Further to this, the respondents were given the opportunity to list and rate, according to the above-mentioned Likert scale, any additional items they perceived to be barriers. The second section of the survey contained eight items (Table 4), which respondents were asked to rate according to the extent to which they considered them to be a facilitator of research utilization using the Likert scale described above. The respondents were also asked to nominate and rate, from 1 to 3, the items they considered to be the three greatest facilitators of research utilization.

Again, the respondents were given the opportunity to list and rate, according to the 307 Method A survey design was chosen to elicit opinions of nurses. This method was selected because the ‘BARRIERS Scale’, a validated questionnaire, based on the work of Funk et al. (1991b), and designed to elicit nurses’ views about barriers to, and facilitators of, research utilization in their practice, was found to have high reliability. Approval to use the tool was gained from the authors. Permission was also given to include questions crafted by the investigators to elicit nurses’ opinions about facilitators of research utilization.

Approval to conduct the project was sought and granted by the hospital research ethics committee to ensure the rights and dignity of all respondents were protected. Nurses working during the 4-week survey distribution time frame (n ? 761) were invited to complete the self-administered questionnaire. It was intended that every nurse receive a personally addressed envelope containing the questionnaire and a self-addressed return envelope. To facilitate this, the envelopes were hand delivered to a nominated nurse on each ward or department O 2004 Blackwell Publishing Ltd, Journal of Clinical Nursing, 13, 304–315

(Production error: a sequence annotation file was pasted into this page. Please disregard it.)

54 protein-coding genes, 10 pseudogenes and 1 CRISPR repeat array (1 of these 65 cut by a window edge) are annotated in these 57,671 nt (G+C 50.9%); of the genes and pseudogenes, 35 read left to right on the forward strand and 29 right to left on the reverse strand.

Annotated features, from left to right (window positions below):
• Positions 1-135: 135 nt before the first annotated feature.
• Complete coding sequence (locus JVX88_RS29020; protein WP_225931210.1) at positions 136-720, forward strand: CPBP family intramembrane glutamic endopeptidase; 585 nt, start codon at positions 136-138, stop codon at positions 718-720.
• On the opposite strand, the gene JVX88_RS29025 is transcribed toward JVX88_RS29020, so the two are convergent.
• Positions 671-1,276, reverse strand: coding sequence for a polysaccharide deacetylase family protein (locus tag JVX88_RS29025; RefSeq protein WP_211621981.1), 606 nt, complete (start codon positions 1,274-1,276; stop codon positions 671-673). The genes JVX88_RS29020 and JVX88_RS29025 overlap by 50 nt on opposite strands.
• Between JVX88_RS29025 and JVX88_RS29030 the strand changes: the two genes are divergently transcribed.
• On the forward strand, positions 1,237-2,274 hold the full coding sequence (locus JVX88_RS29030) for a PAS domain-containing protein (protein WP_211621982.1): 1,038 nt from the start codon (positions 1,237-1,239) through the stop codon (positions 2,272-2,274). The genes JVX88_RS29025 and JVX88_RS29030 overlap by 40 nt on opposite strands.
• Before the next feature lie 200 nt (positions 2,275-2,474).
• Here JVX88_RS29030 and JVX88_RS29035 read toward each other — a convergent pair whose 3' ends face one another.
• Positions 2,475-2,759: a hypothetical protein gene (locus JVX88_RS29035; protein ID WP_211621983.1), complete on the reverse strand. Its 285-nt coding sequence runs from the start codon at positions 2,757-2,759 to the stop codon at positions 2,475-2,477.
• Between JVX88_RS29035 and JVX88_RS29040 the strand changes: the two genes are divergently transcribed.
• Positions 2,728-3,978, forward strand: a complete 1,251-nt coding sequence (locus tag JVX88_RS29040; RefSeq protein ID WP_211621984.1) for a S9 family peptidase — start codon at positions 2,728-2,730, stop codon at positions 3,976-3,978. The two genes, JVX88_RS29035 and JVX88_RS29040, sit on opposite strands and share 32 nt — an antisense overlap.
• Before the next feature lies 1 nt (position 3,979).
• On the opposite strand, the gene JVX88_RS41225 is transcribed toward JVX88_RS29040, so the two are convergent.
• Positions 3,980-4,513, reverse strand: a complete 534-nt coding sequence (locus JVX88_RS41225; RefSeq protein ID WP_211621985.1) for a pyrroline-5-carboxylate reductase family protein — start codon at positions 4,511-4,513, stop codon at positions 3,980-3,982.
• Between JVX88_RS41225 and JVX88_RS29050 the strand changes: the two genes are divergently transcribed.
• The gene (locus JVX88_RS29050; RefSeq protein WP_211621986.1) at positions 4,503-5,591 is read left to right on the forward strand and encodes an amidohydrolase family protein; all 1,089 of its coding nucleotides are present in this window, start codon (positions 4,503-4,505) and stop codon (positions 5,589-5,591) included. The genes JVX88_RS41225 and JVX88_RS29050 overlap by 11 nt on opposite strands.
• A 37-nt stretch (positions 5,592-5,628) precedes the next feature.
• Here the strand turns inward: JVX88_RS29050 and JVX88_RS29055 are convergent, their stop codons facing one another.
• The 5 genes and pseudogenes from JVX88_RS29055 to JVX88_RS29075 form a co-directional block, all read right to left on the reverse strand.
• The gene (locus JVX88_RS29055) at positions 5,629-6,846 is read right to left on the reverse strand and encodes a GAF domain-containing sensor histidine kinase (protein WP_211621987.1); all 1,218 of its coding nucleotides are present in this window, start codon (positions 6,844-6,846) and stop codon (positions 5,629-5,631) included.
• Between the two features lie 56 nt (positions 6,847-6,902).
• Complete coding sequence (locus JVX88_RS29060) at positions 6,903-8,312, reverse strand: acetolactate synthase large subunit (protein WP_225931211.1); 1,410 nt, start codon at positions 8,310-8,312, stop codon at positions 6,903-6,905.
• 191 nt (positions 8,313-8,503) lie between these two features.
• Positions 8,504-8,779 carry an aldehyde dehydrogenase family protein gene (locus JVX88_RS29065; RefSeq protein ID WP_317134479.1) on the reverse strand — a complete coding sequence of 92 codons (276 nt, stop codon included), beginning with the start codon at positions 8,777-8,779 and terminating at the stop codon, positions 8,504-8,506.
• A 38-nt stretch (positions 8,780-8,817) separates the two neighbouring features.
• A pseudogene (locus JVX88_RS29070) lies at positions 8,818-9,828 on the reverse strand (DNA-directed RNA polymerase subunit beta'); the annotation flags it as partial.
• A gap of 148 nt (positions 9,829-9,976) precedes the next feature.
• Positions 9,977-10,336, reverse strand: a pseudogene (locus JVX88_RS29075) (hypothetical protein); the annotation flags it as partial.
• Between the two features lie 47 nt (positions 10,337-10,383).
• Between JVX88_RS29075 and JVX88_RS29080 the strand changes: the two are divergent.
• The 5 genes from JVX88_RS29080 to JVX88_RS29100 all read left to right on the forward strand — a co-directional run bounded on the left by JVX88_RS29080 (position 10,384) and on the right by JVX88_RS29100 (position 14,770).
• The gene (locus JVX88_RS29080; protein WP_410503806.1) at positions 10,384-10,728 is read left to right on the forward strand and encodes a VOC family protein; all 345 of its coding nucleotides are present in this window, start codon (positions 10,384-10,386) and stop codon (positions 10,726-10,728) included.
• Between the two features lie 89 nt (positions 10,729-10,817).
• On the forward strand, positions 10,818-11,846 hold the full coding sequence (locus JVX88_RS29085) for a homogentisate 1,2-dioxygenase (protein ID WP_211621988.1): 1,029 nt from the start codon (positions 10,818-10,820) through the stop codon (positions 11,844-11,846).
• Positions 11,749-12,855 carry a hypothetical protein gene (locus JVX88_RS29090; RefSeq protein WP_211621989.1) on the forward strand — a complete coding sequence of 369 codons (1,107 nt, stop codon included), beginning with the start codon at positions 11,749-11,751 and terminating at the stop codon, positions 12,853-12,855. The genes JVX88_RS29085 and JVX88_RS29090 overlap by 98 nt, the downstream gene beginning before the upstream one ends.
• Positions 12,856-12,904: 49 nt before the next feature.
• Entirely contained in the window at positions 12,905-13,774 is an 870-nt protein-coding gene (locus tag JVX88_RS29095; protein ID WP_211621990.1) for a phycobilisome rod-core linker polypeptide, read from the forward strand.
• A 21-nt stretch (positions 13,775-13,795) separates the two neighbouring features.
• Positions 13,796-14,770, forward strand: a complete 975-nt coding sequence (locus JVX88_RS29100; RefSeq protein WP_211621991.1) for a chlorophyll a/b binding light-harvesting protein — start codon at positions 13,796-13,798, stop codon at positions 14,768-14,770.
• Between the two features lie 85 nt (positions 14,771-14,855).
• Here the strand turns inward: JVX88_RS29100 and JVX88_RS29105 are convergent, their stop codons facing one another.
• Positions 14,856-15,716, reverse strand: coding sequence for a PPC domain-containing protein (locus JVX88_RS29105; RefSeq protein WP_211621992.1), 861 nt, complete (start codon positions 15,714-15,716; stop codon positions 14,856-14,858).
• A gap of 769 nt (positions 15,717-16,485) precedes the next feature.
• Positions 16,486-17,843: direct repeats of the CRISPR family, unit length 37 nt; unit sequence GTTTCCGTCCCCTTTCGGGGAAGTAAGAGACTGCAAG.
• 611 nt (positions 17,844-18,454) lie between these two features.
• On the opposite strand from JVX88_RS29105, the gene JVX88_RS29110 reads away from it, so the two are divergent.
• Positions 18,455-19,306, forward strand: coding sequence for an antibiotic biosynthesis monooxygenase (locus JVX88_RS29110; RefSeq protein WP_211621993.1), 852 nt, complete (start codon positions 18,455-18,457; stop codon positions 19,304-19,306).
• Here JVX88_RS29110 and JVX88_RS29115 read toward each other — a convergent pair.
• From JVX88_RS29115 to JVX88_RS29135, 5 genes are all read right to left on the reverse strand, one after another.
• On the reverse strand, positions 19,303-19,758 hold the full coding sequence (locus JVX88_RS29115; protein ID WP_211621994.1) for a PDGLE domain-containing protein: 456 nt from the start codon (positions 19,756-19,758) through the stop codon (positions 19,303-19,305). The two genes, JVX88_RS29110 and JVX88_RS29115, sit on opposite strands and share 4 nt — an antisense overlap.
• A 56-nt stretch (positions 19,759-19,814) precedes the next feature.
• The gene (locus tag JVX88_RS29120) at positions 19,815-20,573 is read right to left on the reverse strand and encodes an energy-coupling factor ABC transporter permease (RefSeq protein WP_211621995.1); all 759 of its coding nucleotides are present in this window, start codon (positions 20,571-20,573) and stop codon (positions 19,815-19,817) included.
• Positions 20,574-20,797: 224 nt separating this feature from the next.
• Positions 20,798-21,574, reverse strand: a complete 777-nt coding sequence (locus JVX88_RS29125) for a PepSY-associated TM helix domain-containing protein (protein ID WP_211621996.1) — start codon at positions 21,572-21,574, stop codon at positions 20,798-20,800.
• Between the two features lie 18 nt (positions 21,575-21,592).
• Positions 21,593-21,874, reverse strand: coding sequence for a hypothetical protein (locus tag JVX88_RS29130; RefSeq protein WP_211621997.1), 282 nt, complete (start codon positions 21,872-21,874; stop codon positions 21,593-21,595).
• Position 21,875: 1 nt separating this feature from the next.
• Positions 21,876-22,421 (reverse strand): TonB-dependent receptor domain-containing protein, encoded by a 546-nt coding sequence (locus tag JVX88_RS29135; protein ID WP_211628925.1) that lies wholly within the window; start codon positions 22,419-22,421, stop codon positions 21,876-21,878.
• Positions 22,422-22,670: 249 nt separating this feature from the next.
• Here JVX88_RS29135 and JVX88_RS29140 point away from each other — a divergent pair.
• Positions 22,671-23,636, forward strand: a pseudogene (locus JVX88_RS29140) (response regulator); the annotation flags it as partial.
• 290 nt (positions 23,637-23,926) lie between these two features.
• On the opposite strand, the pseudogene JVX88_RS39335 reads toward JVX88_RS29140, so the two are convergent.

A. M. Hutchinson and L. Johnston Likert scale, perceived facilitators not listed in the survey. Section 3 of the survey included a series of demographic questions. Validity Content validity, i. e. whether the questions in the tool accurately measure what is supposed to be measured (LoBiondo-Wood & Haber, 1998), of the instrument was supported by the literature on research utilization, the research utilization questionnaire developed by the Conduct and Utilization of Research in Nursing Project (Crane et al. , 1977), and data gathered from nurses. Input was also gained from experts in the ? ld of research utilization, nursing research, nursing practice and a psychometrician to establish face validity, i. e. whether the tool appears to measure the concept intended (LoBiondo-Wood & Haber, 1998), and content validity from an extensive list of potential items. Those items for which face and content validity were established were retained. Further to piloting of the instrument, two additional items were included and some minor rewording of other items resulted. The BARRIERS Scale has been found to have good reliability, with Cronbach’s alpha coef? ients of between 0. 65 and 0. 80 for the four factors, and item-total correlations from 0. 30 to 0. 53 (Funk et al. , 1991b). Cronbach’s alpha is a measure of internal consistency, which is related to the reliability of the instrument. A Cronbach’s alpha of ‡0. 7 is considered to be good. Internal consistency is the extent to which items in the scale measure the same concept (LoBiondo-Wood & Haber, 1998). Item total correlations refer to the relationship between the question or item and the total scale score (LoBiondo-Wood & Haber, 1998). Data analysis